Featured Research

from universities, journals, and other organizations

More Recycling On The Farm Could Reduce Environmental Problems

Date:
May 3, 2007
Source:
American Institute of Biological Sciences
Summary:
An analysis argues that semi-closed agricultural systems could enhance global sustainability of biological resources, curtail greenhouse gas emissions and groundwater contamination, and reduce farming's reliance on oil imports and water.

Growing environmental problems resulting from farming argue for a shift toward practices that use lower inputs of pesticides and energy and more recycling of energy and materials, according to an article published in the May 2007 issue of BioScience.

The author, Craig J. Pearson of the University of Guelph, documents how semiclosed agricultural systems -- which he terms "regenerative" -- could enhance global sustainability of biological resources, curtail greenhouse gas emissions and groundwater contamination, and reduce farming's reliance on oil imports and water.

A switch to regenerative agriculture would involve a variety of changes, including reduced use of inorganic fertilizers and more on-farm energy generation from wind and fermentation of biosolids. It would also reduce overcropping and leakage from manure storage that contaminates groundwater. Yet despite similarities, Pearson's concept of regenerative agriculture is distinct from organic farming; for example, regenerative agriculture could use some chemically treated fertilizer and would exploit robotic systems.

The approach would entail more use of human labor, which is costly, and may reduce output per unit area farmed. Pearson summarizes studies of organic farming suggesting, however, that price premiums could overcome this disadvantage, and points out that social benefits could be expected. Pearson argues that existing funding programs for farmers could be modified to encourage more regenerative agriculture, and suggests that philanthropists and professional bodies could stimulate its uptake.


Story Source:

The above story is based on materials provided by American Institute of Biological Sciences. Note: Materials may be edited for content and length.


Cite This Page:

American Institute of Biological Sciences. "More Recycling On The Farm Could Reduce Environmental Problems." ScienceDaily. ScienceDaily, 3 May 2007. <www.sciencedaily.com/releases/2007/05/070501075103.htm>.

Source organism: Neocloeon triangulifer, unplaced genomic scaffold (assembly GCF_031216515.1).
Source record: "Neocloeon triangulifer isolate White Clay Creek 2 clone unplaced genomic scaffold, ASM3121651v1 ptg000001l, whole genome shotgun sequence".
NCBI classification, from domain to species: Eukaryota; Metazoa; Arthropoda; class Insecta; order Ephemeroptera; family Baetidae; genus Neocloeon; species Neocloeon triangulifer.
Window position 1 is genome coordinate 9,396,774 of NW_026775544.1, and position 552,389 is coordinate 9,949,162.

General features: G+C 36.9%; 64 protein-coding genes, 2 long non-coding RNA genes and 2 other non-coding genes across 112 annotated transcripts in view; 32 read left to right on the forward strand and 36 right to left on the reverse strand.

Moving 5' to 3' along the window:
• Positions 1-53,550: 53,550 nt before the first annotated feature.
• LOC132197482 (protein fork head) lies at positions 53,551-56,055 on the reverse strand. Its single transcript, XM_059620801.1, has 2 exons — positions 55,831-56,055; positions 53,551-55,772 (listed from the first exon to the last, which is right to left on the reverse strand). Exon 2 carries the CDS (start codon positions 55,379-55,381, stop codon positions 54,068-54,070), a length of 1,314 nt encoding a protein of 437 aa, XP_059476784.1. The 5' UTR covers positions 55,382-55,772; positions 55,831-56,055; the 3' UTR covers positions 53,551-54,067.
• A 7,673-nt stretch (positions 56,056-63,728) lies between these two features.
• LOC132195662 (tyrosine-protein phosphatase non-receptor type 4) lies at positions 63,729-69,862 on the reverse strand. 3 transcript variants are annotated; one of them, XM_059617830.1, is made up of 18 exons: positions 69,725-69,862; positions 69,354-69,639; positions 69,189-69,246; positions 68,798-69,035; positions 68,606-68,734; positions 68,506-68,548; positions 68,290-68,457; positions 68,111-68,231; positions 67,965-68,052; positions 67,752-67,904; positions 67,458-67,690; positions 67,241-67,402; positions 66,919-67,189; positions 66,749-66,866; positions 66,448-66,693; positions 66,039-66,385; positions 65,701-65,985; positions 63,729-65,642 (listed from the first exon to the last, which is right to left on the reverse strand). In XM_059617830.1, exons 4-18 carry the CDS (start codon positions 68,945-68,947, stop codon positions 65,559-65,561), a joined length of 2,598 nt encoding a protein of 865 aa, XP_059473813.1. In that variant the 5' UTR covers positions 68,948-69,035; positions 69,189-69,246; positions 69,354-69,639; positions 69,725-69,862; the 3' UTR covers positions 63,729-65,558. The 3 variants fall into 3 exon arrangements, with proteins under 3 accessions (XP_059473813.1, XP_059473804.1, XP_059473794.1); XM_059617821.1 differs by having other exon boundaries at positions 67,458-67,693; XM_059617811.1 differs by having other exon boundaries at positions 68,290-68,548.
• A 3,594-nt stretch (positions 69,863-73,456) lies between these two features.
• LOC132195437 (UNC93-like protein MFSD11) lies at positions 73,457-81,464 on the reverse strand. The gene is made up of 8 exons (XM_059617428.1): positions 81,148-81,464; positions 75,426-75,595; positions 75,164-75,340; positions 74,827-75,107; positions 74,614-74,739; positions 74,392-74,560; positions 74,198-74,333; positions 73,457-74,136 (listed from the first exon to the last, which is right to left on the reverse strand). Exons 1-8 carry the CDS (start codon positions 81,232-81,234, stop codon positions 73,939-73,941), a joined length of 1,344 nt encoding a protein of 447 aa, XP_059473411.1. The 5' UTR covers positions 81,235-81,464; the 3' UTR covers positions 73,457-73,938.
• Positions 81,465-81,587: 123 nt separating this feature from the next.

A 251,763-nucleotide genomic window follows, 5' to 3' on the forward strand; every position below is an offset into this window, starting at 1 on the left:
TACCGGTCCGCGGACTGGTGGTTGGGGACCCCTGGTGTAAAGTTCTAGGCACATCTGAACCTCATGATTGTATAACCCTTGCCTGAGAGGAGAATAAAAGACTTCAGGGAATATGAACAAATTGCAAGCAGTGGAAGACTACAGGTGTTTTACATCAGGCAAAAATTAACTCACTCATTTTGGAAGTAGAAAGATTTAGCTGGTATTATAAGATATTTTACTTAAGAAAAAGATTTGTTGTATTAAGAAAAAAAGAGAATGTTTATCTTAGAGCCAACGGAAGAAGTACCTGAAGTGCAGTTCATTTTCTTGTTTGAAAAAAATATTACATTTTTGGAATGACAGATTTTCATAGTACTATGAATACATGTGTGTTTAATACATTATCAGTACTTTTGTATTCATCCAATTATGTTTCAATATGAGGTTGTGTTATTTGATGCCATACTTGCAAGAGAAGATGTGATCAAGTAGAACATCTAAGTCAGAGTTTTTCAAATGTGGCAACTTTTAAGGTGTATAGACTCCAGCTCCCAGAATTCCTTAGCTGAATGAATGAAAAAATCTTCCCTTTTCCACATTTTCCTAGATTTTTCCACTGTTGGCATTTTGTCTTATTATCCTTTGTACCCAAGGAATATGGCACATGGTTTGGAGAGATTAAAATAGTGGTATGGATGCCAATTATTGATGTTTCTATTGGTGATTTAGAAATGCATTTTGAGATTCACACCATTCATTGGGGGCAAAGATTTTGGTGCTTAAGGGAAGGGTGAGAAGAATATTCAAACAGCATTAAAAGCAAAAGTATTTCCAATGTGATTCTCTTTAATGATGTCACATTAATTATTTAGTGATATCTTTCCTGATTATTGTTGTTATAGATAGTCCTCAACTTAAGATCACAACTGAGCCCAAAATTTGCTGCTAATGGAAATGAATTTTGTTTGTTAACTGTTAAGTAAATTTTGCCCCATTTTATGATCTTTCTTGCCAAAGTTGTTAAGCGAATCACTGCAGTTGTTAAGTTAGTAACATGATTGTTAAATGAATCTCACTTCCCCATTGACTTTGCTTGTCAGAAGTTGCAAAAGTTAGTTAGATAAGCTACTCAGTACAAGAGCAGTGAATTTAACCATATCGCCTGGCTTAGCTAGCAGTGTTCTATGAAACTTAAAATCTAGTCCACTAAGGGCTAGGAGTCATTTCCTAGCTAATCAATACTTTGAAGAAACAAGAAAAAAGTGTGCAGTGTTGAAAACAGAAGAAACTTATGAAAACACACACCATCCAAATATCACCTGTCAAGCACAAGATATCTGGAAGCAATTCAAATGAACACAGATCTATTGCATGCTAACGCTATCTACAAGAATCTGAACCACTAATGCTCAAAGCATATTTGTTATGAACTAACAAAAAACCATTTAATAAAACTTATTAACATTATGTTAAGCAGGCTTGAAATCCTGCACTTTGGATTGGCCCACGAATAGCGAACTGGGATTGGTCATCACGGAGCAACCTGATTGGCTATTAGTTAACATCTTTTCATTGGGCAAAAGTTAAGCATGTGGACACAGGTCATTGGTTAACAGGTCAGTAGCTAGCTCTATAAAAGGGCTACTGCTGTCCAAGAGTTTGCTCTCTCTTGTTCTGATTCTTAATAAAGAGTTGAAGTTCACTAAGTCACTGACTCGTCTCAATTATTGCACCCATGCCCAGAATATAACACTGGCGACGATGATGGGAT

American Institute of Biological Sciences. (2007, May 3). More Recycling On The Farm Could Reduce Environmental Problems. ScienceDaily. Retrieved September 18, 2014 from www.sciencedaily.com/releases/2007/05/070501075103.htm
American Institute of Biological Sciences. "More Recycling On The Farm Could Reduce Environmental Problems." ScienceDaily. www.sciencedaily.com/releases/2007/05/070501075103.htm (accessed September 18, 2014).

Share This



More Plants & Animals News

Thursday, September 18, 2014

Featured Research

from universities, journals, and other organizations


Featured Videos

from AP, Reuters, AFP, and other news services

Chimp Violence Study Renews Debate On Why They Kill

Chimp Violence Study Renews Debate On Why They Kill

Newsy (Sep. 17, 2014) The study weighs in on a debate over whether chimps are naturally violent or become that way due to human interference in the environment. Video provided by Newsy
Powered by NewsLook.com
Some Tobacco Farmers Thrive Amid Challenges

Some Tobacco Farmers Thrive Amid Challenges

AP (Sep. 16, 2014) The South's tobacco country is surviving, and even thriving in some cases, as demand overseas keeps growers in the fields of one of America's oldest cash crops. (Sept. 16) Video provided by AP
Powered by NewsLook.com
Scientists Given Rare Glimpse of 350-Kilo Colossal Squid

Scientists Given Rare Glimpse of 350-Kilo Colossal Squid

AFP (Sep. 16, 2014) Scientists say a female colossal squid weighing an estimated 350 kilograms (770 lbs) and thought to be only the second intact specimen ever found was carrying eggs when discovered in the Antarctic. Duration: 00:47 Video provided by AFP
Powered by NewsLook.com
Raw: Scientists Examine Colossal Squid

Raw: Scientists Examine Colossal Squid

AP (Sep. 16, 2014) Squid experts in New Zealand thawed and examined an unusual catch on Tuesday: a colossal squid. It was captured in Antarctica's remote Ross Sea in December last year and has been frozen for eight months. (Sept. 16) Video provided by AP
Powered by NewsLook.com

Search ScienceDaily

Number of stories in archives: 140,361

Find with keyword(s):
Enter a keyword or phrase to search ScienceDaily for related topics and research stories.

Save/Print:
Share:

Breaking News:
from the past week

In Other News

... from NewsDaily.com

Science News

Health News

Environment News

Technology News



Save/Print:
Share:

Free Subscriptions


Get the latest science news with ScienceDaily's free email newsletters, updated daily and weekly. Or view hourly updated newsfeeds in your RSS reader:

Get Social & Mobile


Keep up to date with the latest news from ScienceDaily via social networks and mobile apps:

Have Feedback?


Tell us what you think of ScienceDaily -- we welcome both positive and negative comments. Have any problems using the site? Questions?
Mobile: iPhone Android Web
Follow: Facebook Twitter Google+
Subscribe: RSS Feeds Email Newsletters
Latest Headlines Health & Medicine Mind & Brain Space & Time Matter & Energy Computers & Math Plants & Animals Earth & Climate Fossils & Ruins